The days I have to raise my children while they are still under my roof, and the days you have to raise yours, are finite. When you picked up this book, you may have thought you were getting a manifesto on reading aloud. By the end of it, you might decide that's exactly what it is.

But right here at the beginning, I want to make sure you know what this book is really about: it's about you and me going all-in for our kids. It's about doing what matters most with our time and energy today. Right now. Right when it matters most—as diamonds rain down and fall through the grate beneath our feet.

THE BIRTH OF A REVIVAL

Some years after that day at Christina's, I stood on a stool in my kitchen wearing yoga pants, earbuds inserted, scrub brush in hand. Determined to clean out all the kitchen cupboards, I shooed the three kids out to the yard to play with friends while I tackled the silverware drawers and pantry shelves.

I was listening to Andrew Pudewa, president of the Institute for Excellence in Writing, give a talk called "Nurturing Competent Communicators." A friend who heard Pudewa speak at a home-schooling conference was inspired, motivated, and filled with fresh enthusiasm and confidence. I had barely begun my own homeschooling journey, but I was already feeling overwhelmed and in over my head. I thought I could certainly use some of that fresh enthusiasm.

I listened and scrubbed as Pudewa told a crowd of home schooling parents that the best way to help children grow to be good communicators was to read aloud to them as much as possible and to have them memorize poetry. I wiped crumbs into my hand and remembered The Read-Aloud Handbook, inhaled all those years ago. Maybe Pudewa was on to something.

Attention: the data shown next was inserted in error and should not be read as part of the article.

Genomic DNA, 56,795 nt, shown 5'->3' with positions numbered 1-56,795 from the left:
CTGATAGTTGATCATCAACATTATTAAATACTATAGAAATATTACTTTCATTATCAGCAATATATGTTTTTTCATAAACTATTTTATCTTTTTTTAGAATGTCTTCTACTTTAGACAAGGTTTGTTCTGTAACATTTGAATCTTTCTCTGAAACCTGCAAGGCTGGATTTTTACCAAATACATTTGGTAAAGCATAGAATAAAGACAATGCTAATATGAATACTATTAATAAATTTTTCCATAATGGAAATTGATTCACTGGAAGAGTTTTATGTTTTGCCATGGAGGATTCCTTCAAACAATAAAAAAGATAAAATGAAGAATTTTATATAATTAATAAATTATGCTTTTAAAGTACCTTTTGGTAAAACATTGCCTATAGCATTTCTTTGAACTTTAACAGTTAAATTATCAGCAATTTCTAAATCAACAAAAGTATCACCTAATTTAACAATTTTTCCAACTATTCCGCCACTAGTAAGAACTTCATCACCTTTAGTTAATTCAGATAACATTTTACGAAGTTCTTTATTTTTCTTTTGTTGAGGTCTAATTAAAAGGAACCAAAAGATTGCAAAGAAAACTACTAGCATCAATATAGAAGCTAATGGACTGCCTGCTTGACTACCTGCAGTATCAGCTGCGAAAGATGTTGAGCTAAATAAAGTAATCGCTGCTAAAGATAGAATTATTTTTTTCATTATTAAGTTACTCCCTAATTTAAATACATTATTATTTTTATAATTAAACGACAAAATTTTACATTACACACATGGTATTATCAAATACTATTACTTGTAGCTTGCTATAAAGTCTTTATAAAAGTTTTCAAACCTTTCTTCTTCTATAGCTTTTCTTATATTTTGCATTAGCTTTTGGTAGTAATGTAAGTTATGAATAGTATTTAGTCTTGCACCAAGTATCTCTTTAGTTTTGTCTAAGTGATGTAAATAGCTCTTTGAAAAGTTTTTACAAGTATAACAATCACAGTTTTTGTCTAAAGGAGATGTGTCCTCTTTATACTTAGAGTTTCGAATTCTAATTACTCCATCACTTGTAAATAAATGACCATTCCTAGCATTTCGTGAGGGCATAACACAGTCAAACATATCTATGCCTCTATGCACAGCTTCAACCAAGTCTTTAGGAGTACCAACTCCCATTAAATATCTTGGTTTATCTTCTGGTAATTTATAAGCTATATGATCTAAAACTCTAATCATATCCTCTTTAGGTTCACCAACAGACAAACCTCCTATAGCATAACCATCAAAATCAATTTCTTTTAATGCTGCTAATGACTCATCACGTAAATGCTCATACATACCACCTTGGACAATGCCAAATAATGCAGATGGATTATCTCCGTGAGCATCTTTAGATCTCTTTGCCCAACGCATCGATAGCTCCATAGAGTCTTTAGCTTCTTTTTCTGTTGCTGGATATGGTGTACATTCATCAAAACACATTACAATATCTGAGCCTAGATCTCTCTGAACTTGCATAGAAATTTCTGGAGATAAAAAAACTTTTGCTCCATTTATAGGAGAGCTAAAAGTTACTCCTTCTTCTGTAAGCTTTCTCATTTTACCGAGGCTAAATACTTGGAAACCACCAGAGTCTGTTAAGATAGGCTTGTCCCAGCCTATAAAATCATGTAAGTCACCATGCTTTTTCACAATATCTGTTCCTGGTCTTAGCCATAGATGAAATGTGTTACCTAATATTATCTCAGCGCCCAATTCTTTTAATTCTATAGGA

I already read aloud bedtime stories and school books to my kids—especially to my youngest two, who couldn't yet read anything by themselves. But something about Pudewa's talk that day sparked an ember that had lain dormant, buried deep within me. I got to the end of the lecture and started it all over again, vacuuming out corners of drawers and scrubbing honey splatters as I listened once more.

This, I thought to myself, there's something about this.

Have you ever seen a campfire that has burned down but not been completely tamped out? It looks like nothing is happening, but all you have to do is add a small bit of the right fuel—a scrap of paper, a dry piece of kindling, a tiny blast of oxygen—and that fire roars right back to life.

That's exactly what happened when I listened to Andrew Pudewa. I began to read aloud to my three children (then ages eight, six, and four) more than ever. So startling were the results—so completely transformative were the changes in our family—that five years and three more babies later, I could barely keep myself from bubbling over with the thrill of it.

I had an active blog and had begun to play with the idea of starting a podcast. I loved listening to podcasts myself, and thought it might be fun to launch one. In a moment of pure impulse in March of 2014, I shot an email off to the Institute for Excellence in Writing: Would Mr. Pudewa like to come talk with me on a podcast about the importance of reading aloud?